We walked past five old Korean dads in multipocketed vests and fishing hats, dressed like my dad. This confirmed my belief this that the vest was the uniform of hobbyist Asian dads or all kinds, Chinese or Korean.

I started off with the WWII carbine, the sort of gun that has a slot for a bayonet. Allen showed me how to load the cartridges one by one. I just aimed for a few minutes, wondering if it was going to explode in my face. When you don’t know about guns, you think they will just blow up like Malatov cocktails and kill everyone nearby. Once I pulled the trigger, it wasn’t so bad. There was shudder, a release, and then the back of the gun pushed into the flesh under my collarbone. It felt like a force of nature even though I knew this a manmade device. It felt like I was harnessing a lightening bolt. Sort of thrilling.

I graduated to the AR-10, a minimal black metal rifle that looked straight out of Halo. I finally loaded my dad’s cartridges. Black rubber coated the outside just like on my dad’s Zeiss binoculars. It was mechanical, or dare I saw it, beautiful. I felt guilty thinking it looked cool, like I was betraying my gender and morphing into a Republican. I looked through the rifle scope and fired. Shooting it seemed was all about aiming and looking. It wasn’t about the deed. It’s the meditative state you reach after focusing so intensely that the rest of our world disappears. I could see why my dad would have wanted to do this. My mind washed clean. Of all the stuff, the house, and the past for a moment. Weirdly, it was thanks to guns. 

I tried the assassin's rifle that broke down into five parts, the Windrunner, which fit into a small backpack. I finished off the rest of my dad’s rounds, hitting the center of the plate every time. It turned out we were shooting at 100 yards with rifles meant for 500. That explained why were all awesome at it. Afterwards Allen and I walked across the sandy mounds of the range. The florescent orange skeet plastic crackled beneath our feet. We took photos with our target, a giant manhole cover on a stick. 

The three of us capped off the afternoon with glasses of Old West Whiskey. It seemed the right thing to do after shooting guns in the forest with men. I wondered if this activity made me an instant Republicans. Allen assured us that we could redeem ourselves by starting a Democrats for Responsible Gun Use club. Either way I felt guilty.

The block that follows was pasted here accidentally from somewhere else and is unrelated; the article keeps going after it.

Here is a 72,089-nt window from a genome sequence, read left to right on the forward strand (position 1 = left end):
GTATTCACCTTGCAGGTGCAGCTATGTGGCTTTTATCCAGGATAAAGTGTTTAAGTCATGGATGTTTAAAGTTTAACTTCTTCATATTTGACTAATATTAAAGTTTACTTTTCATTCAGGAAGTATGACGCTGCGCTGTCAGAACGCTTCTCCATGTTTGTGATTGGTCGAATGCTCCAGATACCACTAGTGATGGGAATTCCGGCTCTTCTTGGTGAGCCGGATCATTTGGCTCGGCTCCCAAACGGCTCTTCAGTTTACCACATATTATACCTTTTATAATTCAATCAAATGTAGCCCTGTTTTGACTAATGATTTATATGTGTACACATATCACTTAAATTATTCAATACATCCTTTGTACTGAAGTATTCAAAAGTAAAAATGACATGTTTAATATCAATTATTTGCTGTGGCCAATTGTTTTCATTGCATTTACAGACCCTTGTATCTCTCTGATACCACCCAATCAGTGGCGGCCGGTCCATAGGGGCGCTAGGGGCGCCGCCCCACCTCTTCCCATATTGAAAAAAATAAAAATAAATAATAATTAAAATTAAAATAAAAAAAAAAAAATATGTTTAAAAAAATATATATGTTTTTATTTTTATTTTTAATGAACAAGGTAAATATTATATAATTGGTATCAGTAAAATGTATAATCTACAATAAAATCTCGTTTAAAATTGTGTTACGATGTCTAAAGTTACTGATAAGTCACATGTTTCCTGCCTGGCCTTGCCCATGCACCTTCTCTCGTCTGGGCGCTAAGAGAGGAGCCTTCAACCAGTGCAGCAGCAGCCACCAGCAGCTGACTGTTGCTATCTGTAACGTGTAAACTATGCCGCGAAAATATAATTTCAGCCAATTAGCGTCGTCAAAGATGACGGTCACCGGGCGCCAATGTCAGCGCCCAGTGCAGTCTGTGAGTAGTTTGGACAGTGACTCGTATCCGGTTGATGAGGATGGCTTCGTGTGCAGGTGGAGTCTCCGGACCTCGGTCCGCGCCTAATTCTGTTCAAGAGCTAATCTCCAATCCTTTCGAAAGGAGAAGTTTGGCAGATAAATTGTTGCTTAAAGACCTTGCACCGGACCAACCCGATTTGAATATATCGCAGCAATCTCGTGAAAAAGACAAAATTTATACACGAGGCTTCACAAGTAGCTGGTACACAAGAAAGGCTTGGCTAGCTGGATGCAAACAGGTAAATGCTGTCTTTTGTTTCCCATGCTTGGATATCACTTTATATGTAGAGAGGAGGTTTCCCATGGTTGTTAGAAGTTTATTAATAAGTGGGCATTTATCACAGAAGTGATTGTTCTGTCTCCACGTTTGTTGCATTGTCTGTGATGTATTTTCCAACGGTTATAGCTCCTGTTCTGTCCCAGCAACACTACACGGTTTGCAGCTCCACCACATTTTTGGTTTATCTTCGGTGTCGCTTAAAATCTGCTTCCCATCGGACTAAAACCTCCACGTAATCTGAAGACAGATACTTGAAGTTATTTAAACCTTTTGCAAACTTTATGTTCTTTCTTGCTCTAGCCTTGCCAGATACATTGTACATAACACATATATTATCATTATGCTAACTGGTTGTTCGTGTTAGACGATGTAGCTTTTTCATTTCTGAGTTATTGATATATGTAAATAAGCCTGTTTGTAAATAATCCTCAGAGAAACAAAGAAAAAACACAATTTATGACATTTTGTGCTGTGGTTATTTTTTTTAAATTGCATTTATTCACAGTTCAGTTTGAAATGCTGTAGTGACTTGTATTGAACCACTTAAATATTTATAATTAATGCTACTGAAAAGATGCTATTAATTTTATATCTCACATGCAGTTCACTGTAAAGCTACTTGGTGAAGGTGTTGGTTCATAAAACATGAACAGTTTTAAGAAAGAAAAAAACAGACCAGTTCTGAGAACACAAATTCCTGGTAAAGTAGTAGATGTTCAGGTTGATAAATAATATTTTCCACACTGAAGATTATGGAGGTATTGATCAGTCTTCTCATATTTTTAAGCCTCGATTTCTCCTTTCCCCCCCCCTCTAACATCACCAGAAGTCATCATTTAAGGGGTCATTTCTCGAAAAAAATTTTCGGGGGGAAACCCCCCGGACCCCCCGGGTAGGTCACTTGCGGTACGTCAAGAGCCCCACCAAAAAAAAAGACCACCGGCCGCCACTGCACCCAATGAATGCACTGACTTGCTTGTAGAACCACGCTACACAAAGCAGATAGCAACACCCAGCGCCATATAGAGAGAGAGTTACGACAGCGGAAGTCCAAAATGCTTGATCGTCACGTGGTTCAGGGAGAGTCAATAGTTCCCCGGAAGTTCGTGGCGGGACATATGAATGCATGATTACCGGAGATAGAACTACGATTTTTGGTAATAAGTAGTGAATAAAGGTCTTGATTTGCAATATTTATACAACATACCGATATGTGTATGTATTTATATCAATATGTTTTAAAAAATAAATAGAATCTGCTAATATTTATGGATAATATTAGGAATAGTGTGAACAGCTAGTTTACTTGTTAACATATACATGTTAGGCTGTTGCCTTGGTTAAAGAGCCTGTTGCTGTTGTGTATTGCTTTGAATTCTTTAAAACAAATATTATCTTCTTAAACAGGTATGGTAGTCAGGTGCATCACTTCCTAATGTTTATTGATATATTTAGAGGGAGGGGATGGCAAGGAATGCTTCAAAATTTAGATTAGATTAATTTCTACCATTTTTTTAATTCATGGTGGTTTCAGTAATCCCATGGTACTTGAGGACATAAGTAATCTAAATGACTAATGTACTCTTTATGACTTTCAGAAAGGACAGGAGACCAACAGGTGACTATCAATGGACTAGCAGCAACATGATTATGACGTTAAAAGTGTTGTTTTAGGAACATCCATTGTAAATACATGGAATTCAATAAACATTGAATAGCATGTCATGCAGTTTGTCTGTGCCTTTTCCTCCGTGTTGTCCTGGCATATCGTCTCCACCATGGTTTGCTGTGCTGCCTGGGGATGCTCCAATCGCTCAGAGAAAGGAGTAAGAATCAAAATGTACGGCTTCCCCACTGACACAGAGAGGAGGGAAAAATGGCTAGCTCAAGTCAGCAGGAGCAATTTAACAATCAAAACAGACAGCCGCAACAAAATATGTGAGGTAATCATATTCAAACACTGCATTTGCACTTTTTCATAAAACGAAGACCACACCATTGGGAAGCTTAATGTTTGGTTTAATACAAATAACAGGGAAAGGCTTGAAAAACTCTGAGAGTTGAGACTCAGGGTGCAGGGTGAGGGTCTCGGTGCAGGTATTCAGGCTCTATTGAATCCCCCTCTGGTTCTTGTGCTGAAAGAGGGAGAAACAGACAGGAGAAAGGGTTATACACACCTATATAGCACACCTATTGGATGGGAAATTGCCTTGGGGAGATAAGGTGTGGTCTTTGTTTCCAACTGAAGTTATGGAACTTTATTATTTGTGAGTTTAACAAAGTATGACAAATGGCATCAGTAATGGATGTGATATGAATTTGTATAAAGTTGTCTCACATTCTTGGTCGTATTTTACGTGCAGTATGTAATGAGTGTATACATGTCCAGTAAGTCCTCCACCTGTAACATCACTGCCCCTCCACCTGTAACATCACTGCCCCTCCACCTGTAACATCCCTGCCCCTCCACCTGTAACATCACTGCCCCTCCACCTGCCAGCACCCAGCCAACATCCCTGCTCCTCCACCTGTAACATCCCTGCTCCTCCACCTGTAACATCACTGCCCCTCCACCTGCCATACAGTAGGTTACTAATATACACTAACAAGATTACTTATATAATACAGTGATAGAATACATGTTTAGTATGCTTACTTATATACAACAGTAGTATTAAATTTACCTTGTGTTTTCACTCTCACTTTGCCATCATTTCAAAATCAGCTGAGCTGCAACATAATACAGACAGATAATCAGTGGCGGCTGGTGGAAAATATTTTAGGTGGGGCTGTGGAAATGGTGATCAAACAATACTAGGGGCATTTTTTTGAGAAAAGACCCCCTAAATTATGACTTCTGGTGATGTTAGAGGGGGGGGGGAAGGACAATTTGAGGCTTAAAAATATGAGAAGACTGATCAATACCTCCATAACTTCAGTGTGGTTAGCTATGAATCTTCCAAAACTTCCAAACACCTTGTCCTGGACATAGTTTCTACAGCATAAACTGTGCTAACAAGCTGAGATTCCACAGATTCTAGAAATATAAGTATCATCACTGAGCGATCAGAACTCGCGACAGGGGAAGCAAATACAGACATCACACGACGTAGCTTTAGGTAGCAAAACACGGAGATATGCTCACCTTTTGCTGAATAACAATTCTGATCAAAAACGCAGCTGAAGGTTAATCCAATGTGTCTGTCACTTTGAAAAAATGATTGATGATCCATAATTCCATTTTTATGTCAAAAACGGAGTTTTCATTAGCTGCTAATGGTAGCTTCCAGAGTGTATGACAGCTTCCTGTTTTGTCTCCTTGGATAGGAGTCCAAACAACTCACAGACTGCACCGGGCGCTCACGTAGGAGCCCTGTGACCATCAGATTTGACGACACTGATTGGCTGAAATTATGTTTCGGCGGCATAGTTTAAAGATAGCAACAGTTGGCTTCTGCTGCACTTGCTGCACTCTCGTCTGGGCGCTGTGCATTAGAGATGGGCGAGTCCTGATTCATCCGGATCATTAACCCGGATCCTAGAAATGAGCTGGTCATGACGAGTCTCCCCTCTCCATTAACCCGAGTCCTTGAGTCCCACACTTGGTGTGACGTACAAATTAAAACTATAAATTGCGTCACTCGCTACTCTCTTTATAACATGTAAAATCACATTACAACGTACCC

The guilt wore off with few sips of whiskey, but I was just glad to finally find the best place for my dad's cartridges.


The Uniform

The blue nautical dress from Talbot's was my mother's favorite for almost two decades. She wore it so often that my young cousin Patty asked her mother if the dress was auntie's uniform, as if she were a private school student or an officer. The dress does have a military vibe with the flags.

When my cousin and aunt would see my mom, they'd exclaim "Auntie is wearing her uniform today!"

The uniform became a family joke. We all found it comical that she was so reliant on this one article of clothing when she had more clothes the average Talbot's store. But at least it was one thing never changed about her.

She loved the dress because of the comfy elastic waist in case she went to Grand China Buffet, and the wrinkle-free polyester which made it easy to pack. She believed the dress was so universal that she bought ones for my aunts and grandmother. But they didn't take to it like she did so she kept them all. I read Karl Lagerfeld also buys four (I think it's four or more!) of every item of clothing but it's because he keeps identical closets in every city where he has a home.

When clearing out the garage with Geneva, I was reluctant to let go of the uniforms. They were my mother incarnate. Geneva suggested I use the fabric to upholster a chair. Then mom will always be with me in a permanent but more silent way.

Seeing the uniforms billowing off the garage door comforts and unnerves. It reminds me that my worst nightmare is an army of mothers in the dress, telling me to put on a sweater and to call more often.


Party Rock and Other Jams

My favorite... mystery boxes! Previous ones have yielded glow-in-the-dark shoelaces, bullet cartridges, and 25 year-old Riesling. This one wasn't packed but something substantial was shaking around inside. And it wasn't an Aragon 004 amplifier.

Records! They are my favorite kind of find. Much better than a case of Numero Uno casserole dishes or a collection of string. I can pretend I'm a college radio DJ again. 

Party Rock with Little Eva and the Shirelles. They do make the party!

My parents listened to "Off The Wall" when I was barely in first grade.


And lots of Chinese hits...


Umbrellas For Sun-Phobic Asian Goths

It rarely rains here in Southern California. But that doesn't mean we don't need umbrellas. I always have one in the car, not because I think it's going to rain but because I've become one of those sun-phobic Asian ladies. You know the type-- the grannies in Chinatown who use umbrellas in the summer sun and the Korean moms on the golf course with the giant UV visor welding masks. I am totally like that now and I'm not even that old. 

While most of my Asians friends understand my umbrella toting, giant floppy hat wearing ways, the non-Asians and male friends think I'm bizarre and even embarrassing. To make them feel more comfortable about hanging out with me in public, I'll first tell them that I'm just deeply goth. I'm allergic to the day and my skin might sparkle like diamonds, and you don't want to see that! Then I'll try to convince them that it's a medical thing. I'll get sunstroke and wilt like the delicate flower that I am. If that seems too hokey, I break down and tell them the truth. I hate getting freckles! My skin is so defenseless that if I stay in the sun I will turn into Asian Carrot Top. Also, freckles aren't cute on Asians like they are on white people. Don't argue with me on this one. 

Even with my sometimes debilitating Asian vanity, I know I don't need all of these umbrellas. I found them in my grandfather's boxes from Taiwan. It rains there all the time. 

Are you an aspiring sun-phobic goth? You can totally have an one.